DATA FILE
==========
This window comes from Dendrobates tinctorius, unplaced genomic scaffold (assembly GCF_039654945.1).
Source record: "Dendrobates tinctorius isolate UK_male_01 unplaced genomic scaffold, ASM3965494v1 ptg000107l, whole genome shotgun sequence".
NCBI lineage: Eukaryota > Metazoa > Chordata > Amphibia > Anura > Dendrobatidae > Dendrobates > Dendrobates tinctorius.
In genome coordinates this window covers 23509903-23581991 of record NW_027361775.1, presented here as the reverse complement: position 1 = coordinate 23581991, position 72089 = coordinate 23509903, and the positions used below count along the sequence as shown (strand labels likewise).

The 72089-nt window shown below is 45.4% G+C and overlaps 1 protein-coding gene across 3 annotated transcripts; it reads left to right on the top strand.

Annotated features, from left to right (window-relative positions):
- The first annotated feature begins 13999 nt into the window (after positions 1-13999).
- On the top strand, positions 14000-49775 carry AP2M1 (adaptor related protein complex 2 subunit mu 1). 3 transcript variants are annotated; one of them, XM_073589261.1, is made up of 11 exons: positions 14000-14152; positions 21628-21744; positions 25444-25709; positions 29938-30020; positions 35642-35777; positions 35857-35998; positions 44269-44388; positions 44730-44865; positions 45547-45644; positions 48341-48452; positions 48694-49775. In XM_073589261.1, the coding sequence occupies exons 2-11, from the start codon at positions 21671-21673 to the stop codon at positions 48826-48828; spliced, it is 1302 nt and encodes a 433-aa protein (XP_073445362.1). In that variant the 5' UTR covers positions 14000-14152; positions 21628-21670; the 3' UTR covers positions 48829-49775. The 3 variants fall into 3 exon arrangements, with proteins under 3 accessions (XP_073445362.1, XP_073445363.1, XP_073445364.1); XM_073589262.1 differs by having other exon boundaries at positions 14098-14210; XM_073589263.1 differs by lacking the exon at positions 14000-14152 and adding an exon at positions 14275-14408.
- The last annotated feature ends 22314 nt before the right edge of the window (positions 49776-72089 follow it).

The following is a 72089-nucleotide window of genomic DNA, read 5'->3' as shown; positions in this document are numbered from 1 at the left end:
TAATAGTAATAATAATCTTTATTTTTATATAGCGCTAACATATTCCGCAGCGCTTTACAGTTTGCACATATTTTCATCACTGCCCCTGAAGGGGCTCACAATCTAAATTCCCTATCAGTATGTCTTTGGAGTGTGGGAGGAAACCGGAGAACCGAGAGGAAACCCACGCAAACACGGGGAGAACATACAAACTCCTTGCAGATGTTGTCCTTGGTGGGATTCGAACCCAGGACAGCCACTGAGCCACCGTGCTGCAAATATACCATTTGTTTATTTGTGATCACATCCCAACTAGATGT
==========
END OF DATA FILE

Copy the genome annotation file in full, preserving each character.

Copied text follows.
This window comes from Dendrobates tinctorius, unplaced genomic scaffold (assembly GCF_039654945.1).
Source record: "Dendrobates tinctorius isolate UK_male_01 unplaced genomic scaffold, ASM3965494v1 ptg000107l, whole genome shotgun sequence".
NCBI lineage: Eukaryota > Metazoa > Chordata > Amphibia > Anura > Dendrobatidae > Dendrobates > Dendrobates tinctorius.
In genome coordinates this window covers 23509903-23581991 of record NW_027361775.1, presented here as the reverse complement: position 1 = coordinate 23581991, position 72089 = coordinate 23509903, and the positions used below count along the sequence as shown (strand labels likewise).

The 72089-nt window shown below is 45.4% G+C and overlaps 1 protein-coding gene across 3 annotated transcripts; it reads left to right on the top strand.

Annotated features, from left to right (window-relative positions):
- The first annotated feature begins 13999 nt into the window (after positions 1-13999).
- On the top strand, positions 14000-49775 carry AP2M1 (adaptor related protein complex 2 subunit mu 1). 3 transcript variants are annotated; one of them, XM_073589261.1, is made up of 11 exons: positions 14000-14152; positions 21628-21744; positions 25444-25709; positions 29938-30020; positions 35642-35777; positions 35857-35998; positions 44269-44388; positions 44730-44865; positions 45547-45644; positions 48341-48452; positions 48694-49775. In XM_073589261.1, the coding sequence occupies exons 2-11, from the start codon at positions 21671-21673 to the stop codon at positions 48826-48828; spliced, it is 1302 nt and encodes a 433-aa protein (XP_073445362.1). In that variant the 5' UTR covers positions 14000-14152; positions 21628-21670; the 3' UTR covers positions 48829-49775. The 3 variants fall into 3 exon arrangements, with proteins under 3 accessions (XP_073445362.1, XP_073445363.1, XP_073445364.1); XM_073589262.1 differs by having other exon boundaries at positions 14098-14210; XM_073589263.1 differs by lacking the exon at positions 14000-14152 and adding an exon at positions 14275-14408.
- The last annotated feature ends 22314 nt before the right edge of the window (positions 49776-72089 follow it).

The following is a 72089-nucleotide window of genomic DNA, read 5'->3' as shown; positions in this document are numbered from 1 at the left end:
TAATAGTAATAATAATCTTTATTTTTATATAGCGCTAACATATTCCGCAGCGCTTTACAGTTTGCACATATTTTCATCACTGCCCCTGAAGGGGCTCACAATCTAAATTCCCTATCAGTATGTCTTTGGAGTGTGGGAGGAAACCGGAGAACCGAGAGGAAACCCACGCAAACACGGGGAGAACATACAAACTCCTTGCAGATGTTGTCCTTGGTGGGATTCGAACCCAGGACAGCCACTGAGCCACCGTGCTGCAAATATACCATTTGTTTATTTGTGATCACATCCCAACTAGATGT